Tracking Global Digitization
Of course, digitization is important for commerce, and commerce is important for the spread of digital technologies around the world. However, measuring international transactions has always been difficult, due to the lack of knowledge of the teams and the lack of tests regarding the best technology to be used, due to the rapidly increasing complexity of supply chains.
A scenario analysis will make it easier to measure these transactions, helping you to more assertively determine which technologies should be used to optimize your department’s operations.
A growing number of companies are already part of this movement, but there are considerable differences between industries and countries, and much remains to be done to unlock the potential of digital commerce in developing countries.
Some Benefits of Global Digitization
Digitization is linked to greater commercial opening, selling more products to more markets, according to Lopez-Gonzalez and Ferencz. A 10% increase in “bilateral digital connectivity” raises trade in goods by almost 2% and trade in services by more than 3%.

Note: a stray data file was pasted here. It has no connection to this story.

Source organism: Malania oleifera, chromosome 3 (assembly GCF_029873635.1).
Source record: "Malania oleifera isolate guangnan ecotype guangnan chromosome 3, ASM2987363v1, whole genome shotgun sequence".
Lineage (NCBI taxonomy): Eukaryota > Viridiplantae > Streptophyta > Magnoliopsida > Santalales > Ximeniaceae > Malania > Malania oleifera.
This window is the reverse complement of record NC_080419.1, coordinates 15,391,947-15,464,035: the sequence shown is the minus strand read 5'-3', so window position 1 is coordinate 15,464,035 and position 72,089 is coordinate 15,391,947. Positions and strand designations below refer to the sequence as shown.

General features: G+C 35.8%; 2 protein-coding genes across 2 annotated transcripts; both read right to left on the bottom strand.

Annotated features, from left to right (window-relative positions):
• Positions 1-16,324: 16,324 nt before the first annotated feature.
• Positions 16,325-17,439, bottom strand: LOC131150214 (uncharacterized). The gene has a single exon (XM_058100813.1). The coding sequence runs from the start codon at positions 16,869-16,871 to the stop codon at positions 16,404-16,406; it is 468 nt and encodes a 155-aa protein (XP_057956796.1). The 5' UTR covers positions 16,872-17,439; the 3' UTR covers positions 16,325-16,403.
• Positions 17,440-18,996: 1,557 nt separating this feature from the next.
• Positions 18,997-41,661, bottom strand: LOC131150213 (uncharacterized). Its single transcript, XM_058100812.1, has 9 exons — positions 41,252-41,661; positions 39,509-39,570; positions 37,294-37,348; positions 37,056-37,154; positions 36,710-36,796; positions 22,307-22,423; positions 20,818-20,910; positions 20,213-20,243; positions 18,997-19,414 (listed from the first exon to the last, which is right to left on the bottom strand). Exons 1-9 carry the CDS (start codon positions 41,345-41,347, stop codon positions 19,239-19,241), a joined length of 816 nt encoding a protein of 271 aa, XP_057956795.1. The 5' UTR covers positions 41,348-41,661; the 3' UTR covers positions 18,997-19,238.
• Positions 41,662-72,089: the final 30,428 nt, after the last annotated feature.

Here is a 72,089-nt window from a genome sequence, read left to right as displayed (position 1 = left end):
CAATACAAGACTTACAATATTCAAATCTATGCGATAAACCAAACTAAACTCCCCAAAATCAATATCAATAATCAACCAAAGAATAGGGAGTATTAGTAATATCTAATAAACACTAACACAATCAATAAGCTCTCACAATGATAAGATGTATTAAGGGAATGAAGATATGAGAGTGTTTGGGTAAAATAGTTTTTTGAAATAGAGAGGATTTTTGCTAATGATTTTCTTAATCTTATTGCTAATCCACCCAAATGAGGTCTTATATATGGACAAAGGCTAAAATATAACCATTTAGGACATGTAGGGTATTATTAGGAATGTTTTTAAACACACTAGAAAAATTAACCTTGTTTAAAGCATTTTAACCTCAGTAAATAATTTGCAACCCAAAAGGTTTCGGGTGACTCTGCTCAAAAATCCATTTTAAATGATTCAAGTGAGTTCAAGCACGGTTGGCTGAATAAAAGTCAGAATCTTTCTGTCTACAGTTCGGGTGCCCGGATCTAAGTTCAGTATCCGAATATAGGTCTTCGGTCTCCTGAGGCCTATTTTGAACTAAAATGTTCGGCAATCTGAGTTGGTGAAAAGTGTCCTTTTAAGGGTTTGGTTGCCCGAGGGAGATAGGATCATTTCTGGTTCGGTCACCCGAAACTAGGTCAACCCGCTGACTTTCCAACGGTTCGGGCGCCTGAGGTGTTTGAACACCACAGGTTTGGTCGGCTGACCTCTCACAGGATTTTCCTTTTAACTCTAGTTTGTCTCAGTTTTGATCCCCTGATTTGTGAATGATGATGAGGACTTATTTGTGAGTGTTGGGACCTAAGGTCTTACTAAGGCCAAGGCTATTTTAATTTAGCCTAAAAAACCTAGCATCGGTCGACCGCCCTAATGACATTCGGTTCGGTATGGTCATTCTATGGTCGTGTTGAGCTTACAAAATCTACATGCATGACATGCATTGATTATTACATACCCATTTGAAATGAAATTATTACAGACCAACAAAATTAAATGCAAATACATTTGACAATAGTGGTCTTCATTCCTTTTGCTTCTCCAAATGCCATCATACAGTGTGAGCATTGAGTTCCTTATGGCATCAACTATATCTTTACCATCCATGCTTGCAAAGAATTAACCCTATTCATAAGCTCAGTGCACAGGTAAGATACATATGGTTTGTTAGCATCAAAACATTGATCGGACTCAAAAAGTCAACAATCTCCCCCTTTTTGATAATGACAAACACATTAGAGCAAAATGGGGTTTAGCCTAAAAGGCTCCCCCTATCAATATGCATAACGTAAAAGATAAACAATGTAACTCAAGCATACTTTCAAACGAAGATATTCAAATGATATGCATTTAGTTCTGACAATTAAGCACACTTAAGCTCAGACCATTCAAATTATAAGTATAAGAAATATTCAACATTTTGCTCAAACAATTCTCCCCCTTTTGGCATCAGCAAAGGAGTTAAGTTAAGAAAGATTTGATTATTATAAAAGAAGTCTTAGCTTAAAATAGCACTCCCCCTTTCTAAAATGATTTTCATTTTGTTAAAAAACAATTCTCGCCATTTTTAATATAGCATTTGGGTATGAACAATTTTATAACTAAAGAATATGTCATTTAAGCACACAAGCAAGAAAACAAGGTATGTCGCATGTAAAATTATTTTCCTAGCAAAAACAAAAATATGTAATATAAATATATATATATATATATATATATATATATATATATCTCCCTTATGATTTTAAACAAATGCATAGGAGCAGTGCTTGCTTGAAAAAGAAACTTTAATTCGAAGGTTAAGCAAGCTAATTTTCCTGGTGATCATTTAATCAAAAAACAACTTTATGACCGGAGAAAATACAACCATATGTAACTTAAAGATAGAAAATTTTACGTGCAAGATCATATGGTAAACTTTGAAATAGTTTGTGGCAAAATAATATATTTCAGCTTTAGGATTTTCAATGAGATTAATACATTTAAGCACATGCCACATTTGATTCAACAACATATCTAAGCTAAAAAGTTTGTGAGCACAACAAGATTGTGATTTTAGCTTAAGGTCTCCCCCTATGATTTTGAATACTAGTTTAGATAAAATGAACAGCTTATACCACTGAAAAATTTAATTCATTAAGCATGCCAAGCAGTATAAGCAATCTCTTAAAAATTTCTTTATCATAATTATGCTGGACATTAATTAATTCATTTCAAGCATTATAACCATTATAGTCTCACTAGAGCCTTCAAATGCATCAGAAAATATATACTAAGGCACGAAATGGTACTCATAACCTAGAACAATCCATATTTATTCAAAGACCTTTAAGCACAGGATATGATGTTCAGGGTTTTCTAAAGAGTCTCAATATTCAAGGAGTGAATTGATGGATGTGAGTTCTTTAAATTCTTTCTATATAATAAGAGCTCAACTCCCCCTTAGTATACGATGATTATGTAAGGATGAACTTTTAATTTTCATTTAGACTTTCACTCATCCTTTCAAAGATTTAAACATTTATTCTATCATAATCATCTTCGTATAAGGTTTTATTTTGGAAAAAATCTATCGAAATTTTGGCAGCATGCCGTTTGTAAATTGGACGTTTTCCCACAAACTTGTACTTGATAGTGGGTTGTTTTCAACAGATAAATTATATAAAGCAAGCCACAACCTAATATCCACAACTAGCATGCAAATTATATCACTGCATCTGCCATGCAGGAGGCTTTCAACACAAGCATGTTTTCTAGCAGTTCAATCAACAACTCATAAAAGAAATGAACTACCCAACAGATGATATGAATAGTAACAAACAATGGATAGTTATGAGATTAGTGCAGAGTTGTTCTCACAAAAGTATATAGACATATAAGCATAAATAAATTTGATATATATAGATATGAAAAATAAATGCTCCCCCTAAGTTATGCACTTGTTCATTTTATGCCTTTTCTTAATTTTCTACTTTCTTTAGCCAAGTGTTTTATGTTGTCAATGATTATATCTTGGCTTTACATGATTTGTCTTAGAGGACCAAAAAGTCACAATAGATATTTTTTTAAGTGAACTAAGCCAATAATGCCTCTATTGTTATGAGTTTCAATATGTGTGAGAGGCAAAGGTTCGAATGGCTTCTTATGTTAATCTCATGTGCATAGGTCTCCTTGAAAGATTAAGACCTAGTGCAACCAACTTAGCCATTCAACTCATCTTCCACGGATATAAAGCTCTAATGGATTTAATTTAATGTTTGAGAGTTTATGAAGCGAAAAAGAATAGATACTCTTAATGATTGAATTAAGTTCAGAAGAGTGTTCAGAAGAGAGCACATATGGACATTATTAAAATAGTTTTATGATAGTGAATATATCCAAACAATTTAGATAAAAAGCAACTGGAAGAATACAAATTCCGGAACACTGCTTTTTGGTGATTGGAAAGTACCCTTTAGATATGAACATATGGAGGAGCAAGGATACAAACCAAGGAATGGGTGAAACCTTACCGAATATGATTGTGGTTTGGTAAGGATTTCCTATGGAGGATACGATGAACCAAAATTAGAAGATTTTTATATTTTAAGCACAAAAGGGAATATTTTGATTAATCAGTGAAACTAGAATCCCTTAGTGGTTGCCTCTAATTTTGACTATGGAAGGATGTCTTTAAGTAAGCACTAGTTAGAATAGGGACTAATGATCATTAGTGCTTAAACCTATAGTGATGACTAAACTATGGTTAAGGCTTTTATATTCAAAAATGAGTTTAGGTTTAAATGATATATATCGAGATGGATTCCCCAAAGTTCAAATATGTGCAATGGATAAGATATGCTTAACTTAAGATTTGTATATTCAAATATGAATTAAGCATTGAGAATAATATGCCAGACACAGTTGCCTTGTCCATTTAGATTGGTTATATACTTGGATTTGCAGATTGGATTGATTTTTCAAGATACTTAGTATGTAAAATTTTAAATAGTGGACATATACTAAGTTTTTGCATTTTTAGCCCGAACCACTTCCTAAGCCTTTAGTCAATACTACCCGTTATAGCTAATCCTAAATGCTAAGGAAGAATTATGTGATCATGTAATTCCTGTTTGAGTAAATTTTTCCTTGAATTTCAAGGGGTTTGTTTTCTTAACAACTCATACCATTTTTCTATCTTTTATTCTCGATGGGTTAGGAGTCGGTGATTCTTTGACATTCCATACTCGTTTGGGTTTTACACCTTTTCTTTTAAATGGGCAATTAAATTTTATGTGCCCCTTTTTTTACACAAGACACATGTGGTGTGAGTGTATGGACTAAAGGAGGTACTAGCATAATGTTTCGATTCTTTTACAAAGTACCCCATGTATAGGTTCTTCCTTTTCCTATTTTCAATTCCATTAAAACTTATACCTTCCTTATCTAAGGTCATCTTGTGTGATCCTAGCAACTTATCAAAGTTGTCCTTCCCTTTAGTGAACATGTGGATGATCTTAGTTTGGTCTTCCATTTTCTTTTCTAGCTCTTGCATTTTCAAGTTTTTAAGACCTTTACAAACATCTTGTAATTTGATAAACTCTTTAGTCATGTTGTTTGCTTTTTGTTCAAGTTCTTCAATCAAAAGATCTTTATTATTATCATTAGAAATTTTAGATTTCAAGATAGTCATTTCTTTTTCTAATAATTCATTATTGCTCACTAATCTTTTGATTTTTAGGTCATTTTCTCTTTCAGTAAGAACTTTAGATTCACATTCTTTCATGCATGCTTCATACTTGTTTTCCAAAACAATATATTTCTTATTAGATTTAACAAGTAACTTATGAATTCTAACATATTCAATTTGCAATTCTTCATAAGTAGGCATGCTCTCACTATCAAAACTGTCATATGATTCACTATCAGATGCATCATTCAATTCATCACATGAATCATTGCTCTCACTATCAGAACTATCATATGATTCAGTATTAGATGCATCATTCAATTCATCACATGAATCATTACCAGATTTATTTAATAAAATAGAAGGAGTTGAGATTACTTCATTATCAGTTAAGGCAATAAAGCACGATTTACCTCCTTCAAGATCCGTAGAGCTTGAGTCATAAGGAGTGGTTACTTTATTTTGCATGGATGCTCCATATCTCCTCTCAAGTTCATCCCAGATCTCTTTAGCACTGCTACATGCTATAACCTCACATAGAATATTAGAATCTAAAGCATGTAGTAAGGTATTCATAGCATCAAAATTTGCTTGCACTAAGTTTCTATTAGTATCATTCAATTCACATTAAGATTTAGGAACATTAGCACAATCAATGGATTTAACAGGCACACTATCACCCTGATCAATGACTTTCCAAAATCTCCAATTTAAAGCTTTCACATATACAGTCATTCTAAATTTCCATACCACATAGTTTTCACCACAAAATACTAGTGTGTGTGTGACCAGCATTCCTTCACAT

Digitization also increases the benefits that can be drawn from regional trade agreements (RTA). When combined with an RTA, a 10% increase in digital connectivity increases exports by another 2.3%.
It is indisputable that digitization has reduced the cost of engaging in international trade, connecting businesses and consumers, helping to spread ideas and technologies, and thus facilitating the coordination of global value chains.
There is currently a growing increase in small orders and lower value digital services being traded internationally. More services have become tradable, and goods and services are increasingly grouped into “smart” products.
These changes bring with them new challenges, going beyond managing digital disruptions to ensuring that the opportunities and benefits of digital commerce are shared more inclusively.
Global digitization and post-pandemic economic recovery
Thus, digital solutions are a crucial element to help increase supply and demand, for three fundamental reasons:
- Rapid changes in the supply and demand schedules for goods required the development of instant solutions for merchants.